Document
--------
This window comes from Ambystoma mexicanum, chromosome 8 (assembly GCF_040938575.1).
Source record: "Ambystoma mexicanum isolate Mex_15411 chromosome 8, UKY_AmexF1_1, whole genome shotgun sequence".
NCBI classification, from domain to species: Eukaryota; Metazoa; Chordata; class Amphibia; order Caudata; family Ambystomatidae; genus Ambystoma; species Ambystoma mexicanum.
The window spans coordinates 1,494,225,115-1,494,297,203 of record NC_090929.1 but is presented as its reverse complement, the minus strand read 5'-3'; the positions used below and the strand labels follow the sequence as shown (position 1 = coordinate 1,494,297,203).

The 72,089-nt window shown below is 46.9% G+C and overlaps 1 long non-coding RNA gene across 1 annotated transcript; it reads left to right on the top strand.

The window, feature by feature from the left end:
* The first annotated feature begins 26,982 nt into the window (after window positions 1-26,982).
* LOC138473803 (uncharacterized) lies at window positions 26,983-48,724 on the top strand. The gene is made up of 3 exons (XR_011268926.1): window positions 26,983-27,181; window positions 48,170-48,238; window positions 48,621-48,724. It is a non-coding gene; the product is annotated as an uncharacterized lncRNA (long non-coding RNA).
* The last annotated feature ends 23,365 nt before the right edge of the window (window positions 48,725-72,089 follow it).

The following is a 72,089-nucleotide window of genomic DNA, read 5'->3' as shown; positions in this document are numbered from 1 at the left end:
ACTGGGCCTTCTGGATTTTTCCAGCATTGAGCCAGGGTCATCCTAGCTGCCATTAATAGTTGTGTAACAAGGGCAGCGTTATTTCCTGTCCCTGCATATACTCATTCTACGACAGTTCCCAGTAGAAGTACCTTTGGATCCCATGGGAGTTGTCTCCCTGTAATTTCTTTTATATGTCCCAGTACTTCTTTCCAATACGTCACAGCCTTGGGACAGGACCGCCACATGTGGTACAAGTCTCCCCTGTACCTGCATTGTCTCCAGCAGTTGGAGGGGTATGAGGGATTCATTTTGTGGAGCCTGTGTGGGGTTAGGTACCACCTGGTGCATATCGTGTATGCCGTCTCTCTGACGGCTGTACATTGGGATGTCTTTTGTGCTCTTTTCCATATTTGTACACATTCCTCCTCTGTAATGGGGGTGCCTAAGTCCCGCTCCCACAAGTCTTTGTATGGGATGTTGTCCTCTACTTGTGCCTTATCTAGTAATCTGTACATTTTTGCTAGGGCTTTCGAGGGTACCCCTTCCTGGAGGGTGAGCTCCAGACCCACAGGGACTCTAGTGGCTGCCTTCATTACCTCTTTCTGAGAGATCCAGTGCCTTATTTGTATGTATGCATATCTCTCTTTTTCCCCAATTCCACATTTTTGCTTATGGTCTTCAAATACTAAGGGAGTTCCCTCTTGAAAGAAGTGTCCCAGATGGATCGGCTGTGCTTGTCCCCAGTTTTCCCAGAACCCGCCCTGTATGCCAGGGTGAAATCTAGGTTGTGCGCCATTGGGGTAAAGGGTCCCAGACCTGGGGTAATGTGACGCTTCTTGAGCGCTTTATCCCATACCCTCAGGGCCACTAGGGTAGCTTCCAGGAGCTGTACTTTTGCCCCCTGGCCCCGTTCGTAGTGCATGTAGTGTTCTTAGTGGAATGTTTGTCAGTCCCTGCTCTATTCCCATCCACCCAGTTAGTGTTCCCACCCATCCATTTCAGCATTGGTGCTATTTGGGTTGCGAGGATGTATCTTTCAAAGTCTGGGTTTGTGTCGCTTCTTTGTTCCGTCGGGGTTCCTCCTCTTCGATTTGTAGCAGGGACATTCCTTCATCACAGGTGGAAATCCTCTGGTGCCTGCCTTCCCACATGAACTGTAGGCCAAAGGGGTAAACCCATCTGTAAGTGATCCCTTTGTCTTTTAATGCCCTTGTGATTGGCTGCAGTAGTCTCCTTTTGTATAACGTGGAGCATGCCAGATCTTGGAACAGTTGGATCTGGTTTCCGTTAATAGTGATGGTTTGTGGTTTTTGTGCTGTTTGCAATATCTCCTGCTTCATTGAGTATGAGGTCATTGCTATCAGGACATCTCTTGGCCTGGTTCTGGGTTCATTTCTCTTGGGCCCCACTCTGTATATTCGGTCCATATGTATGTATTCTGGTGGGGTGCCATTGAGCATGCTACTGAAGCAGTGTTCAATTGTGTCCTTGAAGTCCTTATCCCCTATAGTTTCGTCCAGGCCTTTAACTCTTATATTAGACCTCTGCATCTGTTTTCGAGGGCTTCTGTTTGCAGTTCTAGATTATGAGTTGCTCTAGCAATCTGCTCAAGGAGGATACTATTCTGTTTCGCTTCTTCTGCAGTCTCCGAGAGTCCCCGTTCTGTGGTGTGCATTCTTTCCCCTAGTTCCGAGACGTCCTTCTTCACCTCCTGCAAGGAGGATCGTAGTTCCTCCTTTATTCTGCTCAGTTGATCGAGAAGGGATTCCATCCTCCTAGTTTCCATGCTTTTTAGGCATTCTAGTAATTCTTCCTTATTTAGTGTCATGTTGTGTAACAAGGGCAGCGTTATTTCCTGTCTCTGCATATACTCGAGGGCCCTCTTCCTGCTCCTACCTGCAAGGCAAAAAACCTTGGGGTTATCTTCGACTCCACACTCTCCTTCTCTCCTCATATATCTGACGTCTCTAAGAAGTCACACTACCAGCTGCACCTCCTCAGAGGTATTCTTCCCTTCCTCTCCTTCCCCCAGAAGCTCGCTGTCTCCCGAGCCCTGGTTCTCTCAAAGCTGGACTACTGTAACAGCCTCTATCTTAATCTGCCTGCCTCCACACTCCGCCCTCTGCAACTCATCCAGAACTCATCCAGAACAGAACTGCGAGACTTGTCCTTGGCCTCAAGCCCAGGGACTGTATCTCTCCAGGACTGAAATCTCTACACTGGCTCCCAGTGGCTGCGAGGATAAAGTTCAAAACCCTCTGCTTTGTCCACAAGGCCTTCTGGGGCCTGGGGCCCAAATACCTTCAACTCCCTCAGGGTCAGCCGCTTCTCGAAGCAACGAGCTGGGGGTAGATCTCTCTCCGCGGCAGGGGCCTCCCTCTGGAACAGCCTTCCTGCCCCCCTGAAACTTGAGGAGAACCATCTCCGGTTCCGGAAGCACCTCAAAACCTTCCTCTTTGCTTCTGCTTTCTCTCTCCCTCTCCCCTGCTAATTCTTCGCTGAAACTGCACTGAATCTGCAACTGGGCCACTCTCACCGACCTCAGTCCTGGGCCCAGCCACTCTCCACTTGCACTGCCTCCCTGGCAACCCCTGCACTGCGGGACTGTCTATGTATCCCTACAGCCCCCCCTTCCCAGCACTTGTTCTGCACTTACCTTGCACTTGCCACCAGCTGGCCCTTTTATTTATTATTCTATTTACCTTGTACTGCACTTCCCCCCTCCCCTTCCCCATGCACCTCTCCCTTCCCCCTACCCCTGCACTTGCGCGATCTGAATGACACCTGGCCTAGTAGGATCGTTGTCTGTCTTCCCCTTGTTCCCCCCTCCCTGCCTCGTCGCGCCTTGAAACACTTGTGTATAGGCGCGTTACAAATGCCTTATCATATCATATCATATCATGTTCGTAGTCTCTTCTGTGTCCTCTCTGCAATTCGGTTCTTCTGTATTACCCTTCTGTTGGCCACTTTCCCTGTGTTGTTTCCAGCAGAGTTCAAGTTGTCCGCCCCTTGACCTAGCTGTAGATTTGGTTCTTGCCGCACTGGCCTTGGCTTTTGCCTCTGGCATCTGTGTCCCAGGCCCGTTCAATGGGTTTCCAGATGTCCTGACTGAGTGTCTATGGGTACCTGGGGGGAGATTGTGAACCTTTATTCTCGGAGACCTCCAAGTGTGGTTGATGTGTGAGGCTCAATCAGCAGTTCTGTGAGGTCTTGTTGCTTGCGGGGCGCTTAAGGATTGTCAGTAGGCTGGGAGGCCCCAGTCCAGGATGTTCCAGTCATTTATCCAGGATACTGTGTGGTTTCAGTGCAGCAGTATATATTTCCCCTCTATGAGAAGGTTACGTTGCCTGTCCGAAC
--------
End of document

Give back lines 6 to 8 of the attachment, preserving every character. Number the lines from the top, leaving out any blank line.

The window, feature by feature from the left end:
* The first annotated feature begins 26,982 nt into the window (after window positions 1-26,982).
* LOC138473803 (uncharacterized) lies at window positions 26,983-48,724 on the top strand. The gene is made up of 3 exons (XR_011268926.1): window positions 26,983-27,181; window positions 48,170-48,238; window positions 48,621-48,724. It is a non-coding gene; the product is annotated as an uncharacterized lncRNA (long non-coding RNA).